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My Boss Replaced Me Then Begged Me To Come Back And Save The Company



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This is the story of Jasmin, a project manager for a software company. After she had been let go, six weeks later, she was rehired by the same company. Here’s how it happened:

I was the project manager for a software development company based in Bangsar South. During the lean start-up phase, I had come on board to handle all of the company’s software development projects.

Two years in, the company was stable with regular clients and work, and we were supposed to transition to more professional tools and systems.

However, we still used our personal laptops for work, and there were no proper communication tools or project management software. Our software was developed on “cracked” development engines, before being finally compiled for delivery on the one legitimately licensed development engine.

I created an entire project management system from basic google spreadsheets.

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Since we didn’t have the software, I created a series of Google workbooks, each containing multiple linked spreadsheets. Each workbook was also linked with other workbooks. Essentially, I created my own project management system from scratch. 

Because I was the one who built it, I was the only one who understood the in-depth intricacies of the entire system. As long as I kept those workbooks updated, I could balance the project requirements against the resources the company has available to deliver.

This would always put me at odds with the business development team and the owner, because I always insisted on realistic deadlines and smart objectives that held everyone accountable.

I was disliked and yelled at constantly because I would “ cost them money” by turning down projects.

The truth was, the owner’s lofty dreams were not achievable with the resources and manpower that we had. But he put up with me because I did prevent a lot of problems, and found creative solutions that did save some money where possible.

Over time, I helped build the company a sterling reputation for delivering quality work consistently on time and within budget.


The company signed up for 3 new projects, but my request for more headcount was denied. 

Pexels Andrea Piacquadio 3760790

When the company signed two new clients, that brought in an additional three projects. During the meeting, I clarified that I would need three additional headcounts to help manage the 9 projects simultaneously.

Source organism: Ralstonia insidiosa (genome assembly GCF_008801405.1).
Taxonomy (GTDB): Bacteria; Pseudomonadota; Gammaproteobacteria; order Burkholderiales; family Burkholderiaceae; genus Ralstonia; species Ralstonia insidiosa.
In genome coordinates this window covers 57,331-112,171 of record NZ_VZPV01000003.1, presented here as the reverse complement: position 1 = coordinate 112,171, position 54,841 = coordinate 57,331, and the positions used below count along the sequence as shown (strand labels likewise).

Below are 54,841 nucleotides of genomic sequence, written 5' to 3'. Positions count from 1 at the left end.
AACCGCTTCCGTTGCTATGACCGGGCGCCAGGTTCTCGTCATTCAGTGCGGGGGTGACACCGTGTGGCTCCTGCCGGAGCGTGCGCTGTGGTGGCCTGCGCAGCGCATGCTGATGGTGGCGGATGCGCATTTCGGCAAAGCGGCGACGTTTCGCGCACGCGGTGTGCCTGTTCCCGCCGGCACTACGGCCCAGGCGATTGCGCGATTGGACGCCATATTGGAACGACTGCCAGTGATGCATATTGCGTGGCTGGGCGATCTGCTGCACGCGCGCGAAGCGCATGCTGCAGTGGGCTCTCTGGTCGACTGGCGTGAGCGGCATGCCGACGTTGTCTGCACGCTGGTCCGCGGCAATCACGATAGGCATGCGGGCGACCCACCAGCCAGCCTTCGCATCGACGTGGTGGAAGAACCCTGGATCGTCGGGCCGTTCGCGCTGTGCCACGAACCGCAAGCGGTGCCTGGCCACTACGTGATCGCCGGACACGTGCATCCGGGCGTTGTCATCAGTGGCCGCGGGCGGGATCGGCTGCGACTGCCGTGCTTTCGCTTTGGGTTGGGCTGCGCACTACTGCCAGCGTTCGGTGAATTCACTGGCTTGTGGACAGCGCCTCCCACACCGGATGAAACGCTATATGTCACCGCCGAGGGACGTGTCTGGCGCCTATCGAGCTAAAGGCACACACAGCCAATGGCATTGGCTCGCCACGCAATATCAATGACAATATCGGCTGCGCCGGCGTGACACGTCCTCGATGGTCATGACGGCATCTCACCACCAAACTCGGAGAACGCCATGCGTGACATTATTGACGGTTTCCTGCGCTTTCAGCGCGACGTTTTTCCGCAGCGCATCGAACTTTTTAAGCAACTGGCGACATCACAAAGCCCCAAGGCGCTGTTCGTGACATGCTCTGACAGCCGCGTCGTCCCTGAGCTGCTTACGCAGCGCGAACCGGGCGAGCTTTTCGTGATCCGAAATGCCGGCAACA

Naturally, the owner was unhappy, because my request for those additional headcounts would mean a lot of expenses in recruiting and training.

He denied my request, saying: “There is no money in the budget.” What he had forgotten was how the process worked: The workbooks I created to do my job were used to determine project related costs, including manpower.

This meant that budgets and numerous other finance documents were created based on the forecasts created from the data in my workbooks.

So telling me that my data, analysis and projections showed there was no money available, makes no sense at all, because there clearly was more than enough.

Regardless, I kept my mouth shut and had no choice but to survive the situation for six months.


When they didn’t give me an annual bonus, I knew I was being replaced.

Just before Chinese New Year rolled around in 2019, things took a turn for the worse: I didn’t get a bonus, and there was no salary increment either. You just know something terrible will happen.

When I suddenly had two new people on my team, whose combined salaries were 85% of mine, I smelled the stink coming downwind. Instead of trying to fight it, I trained the new hires and continued to do my job. 

On the day the newbies cleared probation, HR wanted to meet me. The meeting contained no surprises: I was offered a severance package that included garden leave.

This meant that my last day would be 2 weeks instead of 1 month. The alternative to this was getting terminated, effective immediately. Rather than protest over how I was being treated, I simply agreed and signed the necessary paperwork.


After I left, I stopped updating the project management system I created.

On the day I signed my severance package, I stopped updating a single data field in one of the Google workbooks.

It was only one of the many data fields that needed weekly calibration, but when not updated, the automated calculations would start being incorrect. 

It begins with a few decimal places being slightly off, but then it gets worse, causing knock-on effects to other calculations in the same spreadsheet, which cascades into other workbooks.

Deadlines, activity reports, progress tracking, and cost estimates would suddenly be off by small unnoticeable amounts. The longer those few data fields are not updated, the worse things would get.

This is just one of several hundreds of variables in dozens of formulas, and without knowing where to look, you have to manually check everything, which is dozens of hours of work.

And even then, if you could find it, you’re not likely to understand why it’s this data field, because I built the system, so only I knew how everything intuitively worked.